The İstanbul Chief Public Prosecutor’s Office is seeking a sentence of up to 15 years in prison for teacher Mümüne Açıkkollu, the widow of teacher Gökhan Açıkkollu, who was tortured to death in police custody in the wake of a military coup attempt in Turkey on July 15, 2016, on charges of alleged membership in the Gülen movement.
The Aktif Haber news website on Wednesday reported that an indictment was drafted by the prosecutor’s office for Mümüne Açıkkollu as part of an investigation targeting alleged members of the Gülen movement.
The indictment reportedly accuses Mümüne Açıkkollu of membership in a “terrorist organization” and having used mobile phone messaging applications ByLock and Eagle. It was also alleged that she deposited money in her personal account at private lender Bank Asya, which was closed down by the government over its affiliation with the movement. Mümüne Açıkkollu was also dismissed from her civil service job due to alleged links to the movement.
Turkish authorities believe ByLock is a communication tool among the followers of the Gülen movement. Tens of thousands of people, including civil servants, police officers, soldiers, businessmen and even housewives, have either been fired or arrested for using ByLock since the military coup attempt in July 2016.
Stating that the role of Mümüne Açıkkollu in the alleged terrorist organization was “teacher,” the indictment said that “Due to the death of her husband Gökhan Açıkkollu and the fact that her children are in need of care, she has been subjected to proportional measures such as a judicial probe.”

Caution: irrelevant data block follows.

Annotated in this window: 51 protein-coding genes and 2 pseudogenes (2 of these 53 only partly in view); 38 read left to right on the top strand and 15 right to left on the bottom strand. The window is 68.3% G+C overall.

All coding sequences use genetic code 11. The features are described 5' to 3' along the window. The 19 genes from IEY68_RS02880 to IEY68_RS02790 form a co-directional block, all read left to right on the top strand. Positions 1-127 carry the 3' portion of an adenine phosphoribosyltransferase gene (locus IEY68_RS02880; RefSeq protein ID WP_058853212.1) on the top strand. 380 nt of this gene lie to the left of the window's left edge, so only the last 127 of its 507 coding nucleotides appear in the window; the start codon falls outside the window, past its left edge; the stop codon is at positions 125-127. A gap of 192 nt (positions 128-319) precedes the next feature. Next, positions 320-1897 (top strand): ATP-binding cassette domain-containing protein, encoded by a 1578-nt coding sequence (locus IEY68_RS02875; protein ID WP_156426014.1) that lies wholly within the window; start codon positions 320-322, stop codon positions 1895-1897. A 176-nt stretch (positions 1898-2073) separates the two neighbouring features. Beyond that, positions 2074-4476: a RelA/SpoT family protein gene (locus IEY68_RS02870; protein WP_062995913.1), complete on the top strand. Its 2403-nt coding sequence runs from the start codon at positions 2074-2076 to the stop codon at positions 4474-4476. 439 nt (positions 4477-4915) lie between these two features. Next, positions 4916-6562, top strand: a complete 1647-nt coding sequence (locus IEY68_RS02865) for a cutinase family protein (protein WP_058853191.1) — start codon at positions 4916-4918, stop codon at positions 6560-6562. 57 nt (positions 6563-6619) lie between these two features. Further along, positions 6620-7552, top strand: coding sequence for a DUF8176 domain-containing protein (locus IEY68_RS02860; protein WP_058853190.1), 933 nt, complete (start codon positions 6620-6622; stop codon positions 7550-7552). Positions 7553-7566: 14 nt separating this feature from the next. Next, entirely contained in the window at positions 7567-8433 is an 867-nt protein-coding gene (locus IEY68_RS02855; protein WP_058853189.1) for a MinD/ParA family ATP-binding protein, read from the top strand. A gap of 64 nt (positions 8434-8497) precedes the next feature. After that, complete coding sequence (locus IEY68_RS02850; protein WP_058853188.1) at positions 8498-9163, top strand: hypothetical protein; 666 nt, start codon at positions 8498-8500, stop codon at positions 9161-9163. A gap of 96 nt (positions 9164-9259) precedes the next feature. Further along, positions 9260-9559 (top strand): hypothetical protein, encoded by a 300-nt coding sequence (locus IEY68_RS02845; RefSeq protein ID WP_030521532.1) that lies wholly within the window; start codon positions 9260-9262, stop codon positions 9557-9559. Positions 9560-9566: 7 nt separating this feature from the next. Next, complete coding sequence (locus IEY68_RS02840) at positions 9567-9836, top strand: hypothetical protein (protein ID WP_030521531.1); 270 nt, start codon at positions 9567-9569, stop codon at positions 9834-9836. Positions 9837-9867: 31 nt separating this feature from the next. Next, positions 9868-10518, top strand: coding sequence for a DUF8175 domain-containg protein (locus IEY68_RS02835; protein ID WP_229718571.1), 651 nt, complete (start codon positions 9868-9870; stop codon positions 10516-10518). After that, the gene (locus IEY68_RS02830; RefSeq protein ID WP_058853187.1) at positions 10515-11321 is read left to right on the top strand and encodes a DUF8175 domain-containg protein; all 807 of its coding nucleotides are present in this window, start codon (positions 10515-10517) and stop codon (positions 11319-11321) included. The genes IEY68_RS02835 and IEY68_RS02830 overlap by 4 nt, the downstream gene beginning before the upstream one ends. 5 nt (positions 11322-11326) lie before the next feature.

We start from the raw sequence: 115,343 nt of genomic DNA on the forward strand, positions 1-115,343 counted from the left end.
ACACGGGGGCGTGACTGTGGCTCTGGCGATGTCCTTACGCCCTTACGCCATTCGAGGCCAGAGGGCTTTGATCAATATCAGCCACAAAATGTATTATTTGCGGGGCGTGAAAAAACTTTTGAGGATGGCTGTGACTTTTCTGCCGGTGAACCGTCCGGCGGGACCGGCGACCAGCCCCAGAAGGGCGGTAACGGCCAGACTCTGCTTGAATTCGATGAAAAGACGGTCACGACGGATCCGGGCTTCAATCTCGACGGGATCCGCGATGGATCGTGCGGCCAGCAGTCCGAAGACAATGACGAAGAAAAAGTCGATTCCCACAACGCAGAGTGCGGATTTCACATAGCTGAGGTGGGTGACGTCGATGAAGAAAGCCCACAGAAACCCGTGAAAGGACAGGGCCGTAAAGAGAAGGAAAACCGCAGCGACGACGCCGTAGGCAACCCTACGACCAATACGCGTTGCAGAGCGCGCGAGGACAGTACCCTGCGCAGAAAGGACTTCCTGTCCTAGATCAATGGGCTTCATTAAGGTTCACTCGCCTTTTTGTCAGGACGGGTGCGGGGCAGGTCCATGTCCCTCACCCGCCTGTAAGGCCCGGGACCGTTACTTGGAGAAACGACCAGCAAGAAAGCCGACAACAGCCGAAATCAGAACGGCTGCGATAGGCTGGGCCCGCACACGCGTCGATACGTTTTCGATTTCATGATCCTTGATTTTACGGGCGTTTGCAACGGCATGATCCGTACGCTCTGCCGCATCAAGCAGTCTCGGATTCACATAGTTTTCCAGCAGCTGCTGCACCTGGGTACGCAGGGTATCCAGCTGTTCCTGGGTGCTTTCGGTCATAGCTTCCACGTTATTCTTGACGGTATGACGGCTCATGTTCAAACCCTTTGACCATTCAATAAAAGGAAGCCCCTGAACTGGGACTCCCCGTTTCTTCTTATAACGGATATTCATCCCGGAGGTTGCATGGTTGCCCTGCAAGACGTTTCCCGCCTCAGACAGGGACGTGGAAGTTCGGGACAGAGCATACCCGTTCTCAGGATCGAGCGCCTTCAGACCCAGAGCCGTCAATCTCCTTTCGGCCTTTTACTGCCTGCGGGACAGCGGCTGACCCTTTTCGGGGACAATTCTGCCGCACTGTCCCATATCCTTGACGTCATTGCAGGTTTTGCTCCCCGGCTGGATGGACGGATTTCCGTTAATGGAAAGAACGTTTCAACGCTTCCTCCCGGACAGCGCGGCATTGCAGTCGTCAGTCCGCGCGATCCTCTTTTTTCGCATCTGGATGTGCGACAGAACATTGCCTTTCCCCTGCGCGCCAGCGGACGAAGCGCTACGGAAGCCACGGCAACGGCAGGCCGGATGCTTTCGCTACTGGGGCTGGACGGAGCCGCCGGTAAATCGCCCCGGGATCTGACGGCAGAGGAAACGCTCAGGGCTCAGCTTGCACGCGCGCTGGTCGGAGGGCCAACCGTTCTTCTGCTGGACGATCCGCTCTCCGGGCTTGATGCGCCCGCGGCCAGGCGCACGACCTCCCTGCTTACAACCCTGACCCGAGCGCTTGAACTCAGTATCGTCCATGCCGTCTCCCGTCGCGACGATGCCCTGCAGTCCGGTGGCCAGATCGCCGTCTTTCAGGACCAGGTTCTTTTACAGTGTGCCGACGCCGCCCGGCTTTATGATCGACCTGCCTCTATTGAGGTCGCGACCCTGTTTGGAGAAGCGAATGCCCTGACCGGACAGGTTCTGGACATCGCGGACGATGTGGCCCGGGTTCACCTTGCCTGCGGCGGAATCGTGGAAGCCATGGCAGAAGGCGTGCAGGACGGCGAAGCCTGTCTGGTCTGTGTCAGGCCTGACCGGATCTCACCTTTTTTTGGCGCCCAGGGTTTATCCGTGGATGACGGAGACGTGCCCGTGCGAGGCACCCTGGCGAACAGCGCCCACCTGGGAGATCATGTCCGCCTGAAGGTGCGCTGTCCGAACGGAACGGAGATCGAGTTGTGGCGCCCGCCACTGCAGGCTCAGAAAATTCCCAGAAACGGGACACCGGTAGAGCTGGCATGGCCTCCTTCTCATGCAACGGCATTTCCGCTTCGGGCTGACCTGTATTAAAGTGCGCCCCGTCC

However, the indictment sought a sentence for Mümüne Açıkkollu of between seven-and-a-half years and 15 years in prison on charges of alleged “membership in an armed terrorist organization.”
It was revealed last week that Gökhan Açıkkollu was found innocent one-and-a-half years after his death and was reinstated to his job at a public school.
Açıkkollu was detained on July 24, 2016 on trumped-up charges of coup plotting and terrorism and remained in police custody for 13 days, during which time he was subjected to both physical and psychological torture. He was never officially interrogated, and the police did not even take a statement from him. Instead, he was taken from his detention cell every day to face torture and rushed to the hospital when his condition deteriorated, only to be shipped back to detention. He told doctors about the abuse and torture; yet, in some cases his statements were not even registered in the medical reports, and evidence of physical abuse was covered up under pressure from the police.
Açıkkollu was beaten, slapped in the face, kicked in the rib cage, kneed in the back and his head banged against the wall. His medical check-up before he was put in detention showed no signs of any heart trouble; yet, he was pronounced dead due to heart failure. When he collapsed in his cell, emergency services were belatedly called and he died in detention, although official records were doctored to say that he died at the hospital.
Prof. Dr. Şebnem Korur Fincancı, president of the Human Rights Foundation of Turkey (TİHV), emphasised in a report that Açıkkollu died of a heart attack due to the torture he was exposed to in detention.